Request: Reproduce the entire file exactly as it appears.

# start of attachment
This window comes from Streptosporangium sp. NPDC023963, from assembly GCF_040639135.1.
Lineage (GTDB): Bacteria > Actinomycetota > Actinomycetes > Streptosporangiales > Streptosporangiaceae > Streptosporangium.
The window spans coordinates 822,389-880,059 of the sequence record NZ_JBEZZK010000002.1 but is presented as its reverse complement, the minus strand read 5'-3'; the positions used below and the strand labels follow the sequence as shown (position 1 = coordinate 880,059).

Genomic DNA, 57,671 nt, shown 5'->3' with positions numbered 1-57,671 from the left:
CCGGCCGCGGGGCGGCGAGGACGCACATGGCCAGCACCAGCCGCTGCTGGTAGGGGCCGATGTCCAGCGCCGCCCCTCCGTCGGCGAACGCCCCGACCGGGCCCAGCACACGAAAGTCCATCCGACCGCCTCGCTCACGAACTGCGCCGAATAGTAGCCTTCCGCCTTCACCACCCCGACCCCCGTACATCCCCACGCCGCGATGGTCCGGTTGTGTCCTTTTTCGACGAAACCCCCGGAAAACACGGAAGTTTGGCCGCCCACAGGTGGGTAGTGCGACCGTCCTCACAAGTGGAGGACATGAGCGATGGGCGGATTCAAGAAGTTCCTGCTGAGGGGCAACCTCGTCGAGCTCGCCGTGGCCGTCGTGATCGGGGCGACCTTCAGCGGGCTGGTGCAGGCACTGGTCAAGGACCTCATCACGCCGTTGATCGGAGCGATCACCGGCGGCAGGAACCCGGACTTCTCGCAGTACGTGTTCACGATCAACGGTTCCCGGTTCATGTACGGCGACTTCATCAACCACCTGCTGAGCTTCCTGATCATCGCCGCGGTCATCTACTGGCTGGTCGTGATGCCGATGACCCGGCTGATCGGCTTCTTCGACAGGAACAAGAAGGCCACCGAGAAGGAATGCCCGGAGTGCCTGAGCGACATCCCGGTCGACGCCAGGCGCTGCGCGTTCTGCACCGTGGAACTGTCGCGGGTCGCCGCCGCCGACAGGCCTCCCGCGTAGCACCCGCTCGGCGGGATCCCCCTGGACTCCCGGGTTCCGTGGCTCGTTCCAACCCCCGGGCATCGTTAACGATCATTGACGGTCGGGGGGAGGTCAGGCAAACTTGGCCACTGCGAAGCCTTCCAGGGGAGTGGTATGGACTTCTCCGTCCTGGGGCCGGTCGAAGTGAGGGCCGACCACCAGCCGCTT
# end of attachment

This window comes from Streptosporangium sp. NPDC023963, from assembly GCF_040639135.1.
Lineage (GTDB): Bacteria > Actinomycetota > Actinomycetes > Streptosporangiales > Streptosporangiaceae > Streptosporangium.
The window spans coordinates 822,389-880,059 of the sequence record NZ_JBEZZK010000002.1 but is presented as its reverse complement, the minus strand read 5'-3'; the positions used below and the strand labels follow the sequence as shown (position 1 = coordinate 880,059).

Genomic DNA, 57,671 nt, shown 5'->3' with positions numbered 1-57,671 from the left:
CCGGCCGCGGGGCGGCGAGGACGCACATGGCCAGCACCAGCCGCTGCTGGTAGGGGCCGATGTCCAGCGCCGCCCCTCCGTCGGCGAACGCCCCGACCGGGCCCAGCACACGAAAGTCCATCCGACCGCCTCGCTCACGAACTGCGCCGAATAGTAGCCTTCCGCCTTCACCACCCCGACCCCCGTACATCCCCACGCCGCGATGGTCCGGTTGTGTCCTTTTTCGACGAAACCCCCGGAAAACACGGAAGTTTGGCCGCCCACAGGTGGGTAGTGCGACCGTCCTCACAAGTGGAGGACATGAGCGATGGGCGGATTCAAGAAGTTCCTGCTGAGGGGCAACCTCGTCGAGCTCGCCGTGGCCGTCGTGATCGGGGCGACCTTCAGCGGGCTGGTGCAGGCACTGGTCAAGGACCTCATCACGCCGTTGATCGGAGCGATCACCGGCGGCAGGAACCCGGACTTCTCGCAGTACGTGTTCACGATCAACGGTTCCCGGTTCATGTACGGCGACTTCATCAACCACCTGCTGAGCTTCCTGATCATCGCCGCGGTCATCTACTGGCTGGTCGTGATGCCGATGACCCGGCTGATCGGCTTCTTCGACAGGAACAAGAAGGCCACCGAGAAGGAATGCCCGGAGTGCCTGAGCGACATCCCGGTCGACGCCAGGCGCTGCGCGTTCTGCACCGTGGAACTGTCGCGGGTCGCCGCCGCCGACAGGCCTCCCGCGTAGCACCCGCTCGGCGGGATCCCCCTGGACTCCCGGGTTCCGTGGCTCGTTCCAACCCCCGGGCATCGTTAACGATCATTGACGGTCGGGGGGAGGTCAGGCAAACTTGGCCACTGCGAAGCCTTCCAGGGGAGTGGTATGGACTTCTCCGTCCTGGGGCCGGTCGAAGTGAGGGCCGACCACCAGCCGCTT